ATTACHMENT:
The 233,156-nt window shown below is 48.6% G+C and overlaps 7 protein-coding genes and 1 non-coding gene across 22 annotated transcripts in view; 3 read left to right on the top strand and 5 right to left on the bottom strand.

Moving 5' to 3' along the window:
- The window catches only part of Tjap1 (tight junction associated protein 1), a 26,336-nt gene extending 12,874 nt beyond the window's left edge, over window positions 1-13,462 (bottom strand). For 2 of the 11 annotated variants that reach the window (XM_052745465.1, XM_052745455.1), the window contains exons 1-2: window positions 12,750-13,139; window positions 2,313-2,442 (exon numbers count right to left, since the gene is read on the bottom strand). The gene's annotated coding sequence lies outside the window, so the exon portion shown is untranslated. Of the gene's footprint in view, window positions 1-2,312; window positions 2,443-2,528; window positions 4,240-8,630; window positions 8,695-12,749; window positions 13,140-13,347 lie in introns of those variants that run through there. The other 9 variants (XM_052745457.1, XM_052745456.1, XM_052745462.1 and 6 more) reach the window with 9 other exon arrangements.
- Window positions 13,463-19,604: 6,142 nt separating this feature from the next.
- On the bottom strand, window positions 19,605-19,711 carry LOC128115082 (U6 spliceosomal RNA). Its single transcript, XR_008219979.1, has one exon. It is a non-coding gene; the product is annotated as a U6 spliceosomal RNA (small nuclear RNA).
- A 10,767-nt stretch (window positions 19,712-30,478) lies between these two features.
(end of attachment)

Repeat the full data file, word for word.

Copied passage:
The 233,156-nt window shown below is 48.6% G+C and overlaps 7 protein-coding genes and 1 non-coding gene across 22 annotated transcripts in view; 3 read left to right on the top strand and 5 right to left on the bottom strand.

Moving 5' to 3' along the window:
- The window catches only part of Tjap1 (tight junction associated protein 1), a 26,336-nt gene extending 12,874 nt beyond the window's left edge, over window positions 1-13,462 (bottom strand). For 2 of the 11 annotated variants that reach the window (XM_052745465.1, XM_052745455.1), the window contains exons 1-2: window positions 12,750-13,139; window positions 2,313-2,442 (exon numbers count right to left, since the gene is read on the bottom strand). The gene's annotated coding sequence lies outside the window, so the exon portion shown is untranslated. Of the gene's footprint in view, window positions 1-2,312; window positions 2,443-2,528; window positions 4,240-8,630; window positions 8,695-12,749; window positions 13,140-13,347 lie in introns of those variants that run through there. The other 9 variants (XM_052745457.1, XM_052745456.1, XM_052745462.1 and 6 more) reach the window with 9 other exon arrangements.
- Window positions 13,463-19,604: 6,142 nt separating this feature from the next.
- On the bottom strand, window positions 19,605-19,711 carry LOC128115082 (U6 spliceosomal RNA). Its single transcript, XR_008219979.1, has one exon. It is a non-coding gene; the product is annotated as a U6 spliceosomal RNA (small nuclear RNA).
- A 10,767-nt stretch (window positions 19,712-30,478) lies between these two features.